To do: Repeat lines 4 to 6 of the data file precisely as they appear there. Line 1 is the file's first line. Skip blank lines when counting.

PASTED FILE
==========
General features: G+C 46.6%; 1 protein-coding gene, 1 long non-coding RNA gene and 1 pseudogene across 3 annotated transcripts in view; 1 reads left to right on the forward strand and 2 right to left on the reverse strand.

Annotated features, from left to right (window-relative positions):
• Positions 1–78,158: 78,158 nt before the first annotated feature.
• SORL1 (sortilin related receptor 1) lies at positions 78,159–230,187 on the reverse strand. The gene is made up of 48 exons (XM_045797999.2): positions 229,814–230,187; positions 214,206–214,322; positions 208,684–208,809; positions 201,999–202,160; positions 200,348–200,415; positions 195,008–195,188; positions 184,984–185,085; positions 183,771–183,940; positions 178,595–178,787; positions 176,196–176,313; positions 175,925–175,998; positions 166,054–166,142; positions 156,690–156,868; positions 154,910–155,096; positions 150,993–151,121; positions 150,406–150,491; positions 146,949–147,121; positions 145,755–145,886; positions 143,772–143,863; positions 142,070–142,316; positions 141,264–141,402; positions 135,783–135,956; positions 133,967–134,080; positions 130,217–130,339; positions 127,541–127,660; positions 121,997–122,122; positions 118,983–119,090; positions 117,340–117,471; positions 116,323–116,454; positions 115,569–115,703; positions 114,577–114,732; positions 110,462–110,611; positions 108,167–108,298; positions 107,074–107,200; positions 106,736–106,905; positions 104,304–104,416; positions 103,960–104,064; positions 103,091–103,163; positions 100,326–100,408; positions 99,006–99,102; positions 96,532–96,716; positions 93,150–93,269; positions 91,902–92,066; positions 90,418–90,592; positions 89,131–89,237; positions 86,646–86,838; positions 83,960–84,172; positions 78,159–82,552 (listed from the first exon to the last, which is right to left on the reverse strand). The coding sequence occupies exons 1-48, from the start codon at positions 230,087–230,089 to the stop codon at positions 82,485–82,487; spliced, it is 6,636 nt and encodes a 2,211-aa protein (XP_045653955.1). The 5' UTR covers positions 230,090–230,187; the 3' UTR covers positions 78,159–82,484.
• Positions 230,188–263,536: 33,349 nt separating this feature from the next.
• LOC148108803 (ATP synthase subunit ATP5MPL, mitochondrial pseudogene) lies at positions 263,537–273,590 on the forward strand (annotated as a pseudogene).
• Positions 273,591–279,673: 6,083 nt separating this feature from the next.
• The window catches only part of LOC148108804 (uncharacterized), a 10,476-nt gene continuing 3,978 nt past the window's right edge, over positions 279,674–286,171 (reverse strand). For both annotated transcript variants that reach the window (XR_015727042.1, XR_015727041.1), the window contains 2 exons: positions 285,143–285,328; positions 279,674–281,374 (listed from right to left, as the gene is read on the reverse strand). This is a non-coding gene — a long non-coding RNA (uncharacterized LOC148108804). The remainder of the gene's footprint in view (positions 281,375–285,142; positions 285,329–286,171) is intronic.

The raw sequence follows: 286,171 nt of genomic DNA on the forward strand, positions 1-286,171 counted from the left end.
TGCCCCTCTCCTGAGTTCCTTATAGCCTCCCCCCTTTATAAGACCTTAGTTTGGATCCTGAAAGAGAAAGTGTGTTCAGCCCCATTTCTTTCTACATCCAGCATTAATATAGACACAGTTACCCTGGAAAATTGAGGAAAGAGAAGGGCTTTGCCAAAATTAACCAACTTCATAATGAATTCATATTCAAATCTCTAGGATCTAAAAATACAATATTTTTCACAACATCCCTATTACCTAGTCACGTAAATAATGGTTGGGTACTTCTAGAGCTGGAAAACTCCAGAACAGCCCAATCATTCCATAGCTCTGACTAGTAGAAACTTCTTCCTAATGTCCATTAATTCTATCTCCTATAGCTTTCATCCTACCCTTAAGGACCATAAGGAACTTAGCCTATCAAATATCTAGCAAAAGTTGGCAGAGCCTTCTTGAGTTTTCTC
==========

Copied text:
• SORL1 (sortilin related receptor 1) lies at positions 78,159–230,187 on the reverse strand. The gene is made up of 48 exons (XM_045797999.2): positions 229,814–230,187; positions 214,206–214,322; positions 208,684–208,809; positions 201,999–202,160; positions 200,348–200,415; positions 195,008–195,188; positions 184,984–185,085; positions 183,771–183,940; positions 178,595–178,787; positions 176,196–176,313; positions 175,925–175,998; positions 166,054–166,142; positions 156,690–156,868; positions 154,910–155,096; positions 150,993–151,121; positions 150,406–150,491; positions 146,949–147,121; positions 145,755–145,886; positions 143,772–143,863; positions 142,070–142,316; positions 141,264–141,402; positions 135,783–135,956; positions 133,967–134,080; positions 130,217–130,339; positions 127,541–127,660; positions 121,997–122,122; positions 118,983–119,090; positions 117,340–117,471; positions 116,323–116,454; positions 115,569–115,703; positions 114,577–114,732; positions 110,462–110,611; positions 108,167–108,298; positions 107,074–107,200; positions 106,736–106,905; positions 104,304–104,416; positions 103,960–104,064; positions 103,091–103,163; positions 100,326–100,408; positions 99,006–99,102; positions 96,532–96,716; positions 93,150–93,269; positions 91,902–92,066; positions 90,418–90,592; positions 89,131–89,237; positions 86,646–86,838; positions 83,960–84,172; positions 78,159–82,552 (listed from the first exon to the last, which is right to left on the reverse strand). The coding sequence occupies exons 1-48, from the start codon at positions 230,087–230,089 to the stop codon at positions 82,485–82,487; spliced, it is 6,636 nt and encodes a 2,211-aa protein (XP_045653955.1). The 5' UTR covers positions 230,090–230,187; the 3' UTR covers positions 78,159–82,484.
• Positions 230,188–263,536: 33,349 nt separating this feature from the next.
• LOC148108803 (ATP synthase subunit ATP5MPL, mitochondrial pseudogene) lies at positions 263,537–273,590 on the forward strand (annotated as a pseudogene).